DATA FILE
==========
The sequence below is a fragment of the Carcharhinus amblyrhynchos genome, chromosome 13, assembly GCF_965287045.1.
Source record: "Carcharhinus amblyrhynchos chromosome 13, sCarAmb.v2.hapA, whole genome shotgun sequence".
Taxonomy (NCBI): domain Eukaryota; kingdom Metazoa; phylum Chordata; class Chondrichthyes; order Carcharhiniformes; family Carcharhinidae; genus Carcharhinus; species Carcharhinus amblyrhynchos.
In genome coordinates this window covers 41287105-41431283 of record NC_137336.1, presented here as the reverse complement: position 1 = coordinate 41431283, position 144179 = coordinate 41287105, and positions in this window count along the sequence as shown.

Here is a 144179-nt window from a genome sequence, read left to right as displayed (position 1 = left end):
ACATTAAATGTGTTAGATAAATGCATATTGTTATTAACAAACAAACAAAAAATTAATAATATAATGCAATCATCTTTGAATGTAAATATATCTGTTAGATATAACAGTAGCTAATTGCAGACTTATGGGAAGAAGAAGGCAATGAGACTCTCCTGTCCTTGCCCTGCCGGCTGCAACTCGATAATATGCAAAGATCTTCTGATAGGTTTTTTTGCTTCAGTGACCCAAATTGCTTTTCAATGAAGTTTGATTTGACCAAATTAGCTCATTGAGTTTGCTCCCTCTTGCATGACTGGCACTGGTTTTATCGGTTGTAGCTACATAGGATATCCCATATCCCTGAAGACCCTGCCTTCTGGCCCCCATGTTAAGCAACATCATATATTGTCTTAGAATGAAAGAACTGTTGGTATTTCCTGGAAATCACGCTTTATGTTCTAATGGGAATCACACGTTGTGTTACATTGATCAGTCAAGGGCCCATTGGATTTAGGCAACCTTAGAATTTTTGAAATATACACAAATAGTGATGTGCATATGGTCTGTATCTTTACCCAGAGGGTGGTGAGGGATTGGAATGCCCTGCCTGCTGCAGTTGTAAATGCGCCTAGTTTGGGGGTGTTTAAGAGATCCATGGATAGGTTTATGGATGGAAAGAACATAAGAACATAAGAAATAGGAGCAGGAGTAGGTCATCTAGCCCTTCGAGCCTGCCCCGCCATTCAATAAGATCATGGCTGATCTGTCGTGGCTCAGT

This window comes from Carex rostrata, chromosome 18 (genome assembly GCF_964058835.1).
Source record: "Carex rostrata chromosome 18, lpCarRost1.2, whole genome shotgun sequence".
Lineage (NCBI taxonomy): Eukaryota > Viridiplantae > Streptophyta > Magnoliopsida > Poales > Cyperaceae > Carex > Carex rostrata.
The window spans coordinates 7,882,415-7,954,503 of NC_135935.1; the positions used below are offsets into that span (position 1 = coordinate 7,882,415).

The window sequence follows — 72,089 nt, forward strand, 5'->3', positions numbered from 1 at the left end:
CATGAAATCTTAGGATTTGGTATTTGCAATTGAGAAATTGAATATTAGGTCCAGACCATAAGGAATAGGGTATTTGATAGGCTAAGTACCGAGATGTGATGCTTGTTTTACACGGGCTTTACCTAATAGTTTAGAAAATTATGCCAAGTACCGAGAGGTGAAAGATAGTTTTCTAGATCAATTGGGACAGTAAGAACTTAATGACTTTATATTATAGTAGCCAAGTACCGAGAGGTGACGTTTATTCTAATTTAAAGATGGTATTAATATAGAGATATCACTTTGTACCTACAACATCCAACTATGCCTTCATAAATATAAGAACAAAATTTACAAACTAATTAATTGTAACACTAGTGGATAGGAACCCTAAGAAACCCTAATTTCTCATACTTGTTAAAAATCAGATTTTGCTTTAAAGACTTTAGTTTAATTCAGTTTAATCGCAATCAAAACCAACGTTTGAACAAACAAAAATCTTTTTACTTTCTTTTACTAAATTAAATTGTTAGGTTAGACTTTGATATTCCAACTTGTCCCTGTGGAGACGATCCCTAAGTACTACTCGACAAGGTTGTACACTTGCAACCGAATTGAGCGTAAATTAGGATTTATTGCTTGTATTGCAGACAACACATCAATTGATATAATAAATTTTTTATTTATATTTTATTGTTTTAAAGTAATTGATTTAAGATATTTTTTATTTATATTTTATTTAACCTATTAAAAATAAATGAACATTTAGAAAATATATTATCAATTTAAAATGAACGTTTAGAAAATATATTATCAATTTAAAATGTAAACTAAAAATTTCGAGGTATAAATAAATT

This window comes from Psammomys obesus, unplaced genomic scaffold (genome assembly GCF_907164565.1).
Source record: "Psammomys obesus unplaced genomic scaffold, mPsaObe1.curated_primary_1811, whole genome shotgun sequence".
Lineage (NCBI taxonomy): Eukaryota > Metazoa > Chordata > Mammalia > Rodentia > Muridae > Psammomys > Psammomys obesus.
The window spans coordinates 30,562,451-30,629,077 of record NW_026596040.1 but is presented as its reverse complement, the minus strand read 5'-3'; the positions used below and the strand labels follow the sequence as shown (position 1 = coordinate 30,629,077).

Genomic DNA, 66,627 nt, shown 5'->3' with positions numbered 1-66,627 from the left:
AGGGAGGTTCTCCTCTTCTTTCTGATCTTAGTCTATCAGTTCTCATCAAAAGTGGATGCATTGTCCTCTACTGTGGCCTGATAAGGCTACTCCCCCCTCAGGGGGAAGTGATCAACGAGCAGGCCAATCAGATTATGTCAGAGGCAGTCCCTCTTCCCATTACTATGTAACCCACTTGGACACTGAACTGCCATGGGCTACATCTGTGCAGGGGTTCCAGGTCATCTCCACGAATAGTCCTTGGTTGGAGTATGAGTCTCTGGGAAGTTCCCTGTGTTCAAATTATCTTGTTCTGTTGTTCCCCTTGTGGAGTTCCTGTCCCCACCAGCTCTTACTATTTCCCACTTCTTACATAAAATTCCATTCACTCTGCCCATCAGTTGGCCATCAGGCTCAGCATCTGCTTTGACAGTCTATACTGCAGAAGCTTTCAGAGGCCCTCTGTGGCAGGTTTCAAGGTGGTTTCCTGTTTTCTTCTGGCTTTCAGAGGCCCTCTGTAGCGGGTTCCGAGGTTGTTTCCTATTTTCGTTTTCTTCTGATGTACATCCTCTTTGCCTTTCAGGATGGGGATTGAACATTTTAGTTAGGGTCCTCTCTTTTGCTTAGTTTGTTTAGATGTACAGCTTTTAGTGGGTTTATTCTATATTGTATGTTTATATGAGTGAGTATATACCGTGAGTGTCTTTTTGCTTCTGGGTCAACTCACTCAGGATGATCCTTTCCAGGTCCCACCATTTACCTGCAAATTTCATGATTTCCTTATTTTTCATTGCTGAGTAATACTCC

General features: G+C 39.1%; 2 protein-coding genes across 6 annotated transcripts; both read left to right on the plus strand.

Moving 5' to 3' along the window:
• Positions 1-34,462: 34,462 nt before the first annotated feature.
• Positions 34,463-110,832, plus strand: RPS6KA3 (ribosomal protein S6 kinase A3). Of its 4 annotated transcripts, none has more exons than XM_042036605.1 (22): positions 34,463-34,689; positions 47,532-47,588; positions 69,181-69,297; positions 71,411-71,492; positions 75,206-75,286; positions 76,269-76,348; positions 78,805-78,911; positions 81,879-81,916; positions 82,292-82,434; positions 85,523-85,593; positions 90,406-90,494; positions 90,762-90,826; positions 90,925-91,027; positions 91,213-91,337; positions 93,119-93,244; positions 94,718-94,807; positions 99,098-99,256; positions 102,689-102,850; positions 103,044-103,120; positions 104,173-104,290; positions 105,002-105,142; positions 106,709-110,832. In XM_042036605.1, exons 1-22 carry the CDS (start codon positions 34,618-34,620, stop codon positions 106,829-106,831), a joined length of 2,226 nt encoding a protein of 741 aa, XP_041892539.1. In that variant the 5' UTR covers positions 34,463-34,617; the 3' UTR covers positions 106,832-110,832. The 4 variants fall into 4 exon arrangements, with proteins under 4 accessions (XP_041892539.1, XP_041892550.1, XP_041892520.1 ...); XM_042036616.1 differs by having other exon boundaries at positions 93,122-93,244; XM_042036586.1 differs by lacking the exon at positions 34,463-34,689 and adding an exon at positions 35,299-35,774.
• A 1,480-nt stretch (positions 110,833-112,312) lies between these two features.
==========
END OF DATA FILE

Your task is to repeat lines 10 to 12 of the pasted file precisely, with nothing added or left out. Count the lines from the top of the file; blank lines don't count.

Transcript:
The window spans coordinates 7,882,415-7,954,503 of NC_135935.1; the positions used below are offsets into that span (position 1 = coordinate 7,882,415).

The window sequence follows — 72,089 nt, forward strand, 5'->3', positions numbered from 1 at the left end:
CATGAAATCTTAGGATTTGGTATTTGCAATTGAGAAATTGAATATTAGGTCCAGACCATAAGGAATAGGGTATTTGATAGGCTAAGTACCGAGATGTGATGCTTGTTTTACACGGGCTTTACCTAATAGTTTAGAAAATTATGCCAAGTACCGAGAGGTGAAAGATAGTTTTCTAGATCAATTGGGACAGTAAGAACTTAATGACTTTATATTATAGTAGCCAAGTACCGAGAGGTGACGTTTATTCTAATTTAAAGATGGTATTAATATAGAGATATCACTTTGTACCTACAACATCCAACTATGCCTTCATAAATATAAGAACAAAATTTACAAACTAATTAATTGTAACACTAGTGGATAGGAACCCTAAGAAACCCTAATTTCTCATACTTGTTAAAAATCAGATTTTGCTTTAAAGACTTTAGTTTAATTCAGTTTAATCGCAATCAAAACCAACGTTTGAACAAACAAAAATCTTTTTACTTTCTTTTACTAAATTAAATTGTTAGGTTAGACTTTGATATTCCAACTTGTCCCTGTGGAGACGATCCCTAAGTACTACTCGACAAGGTTGTACACTTGCAACCGAATTGAGCGTAAATTAGGATTTATTGCTTGTATTGCAGACAACACATCAATTGATATAATAAATTTTTTATTTATATTTTATTGTTTTAAAGTAATTGATTTAAGATATTTTTTATTTATATTTTATTTAACCTATTAAAAATAAATGAACATTTAGAAAATATATTATCAATTTAAAATGAACGTTTAGAAAATATATTATCAATTTAAAATGTAAACTAAAAATTTCGAGGTATAAATAAATT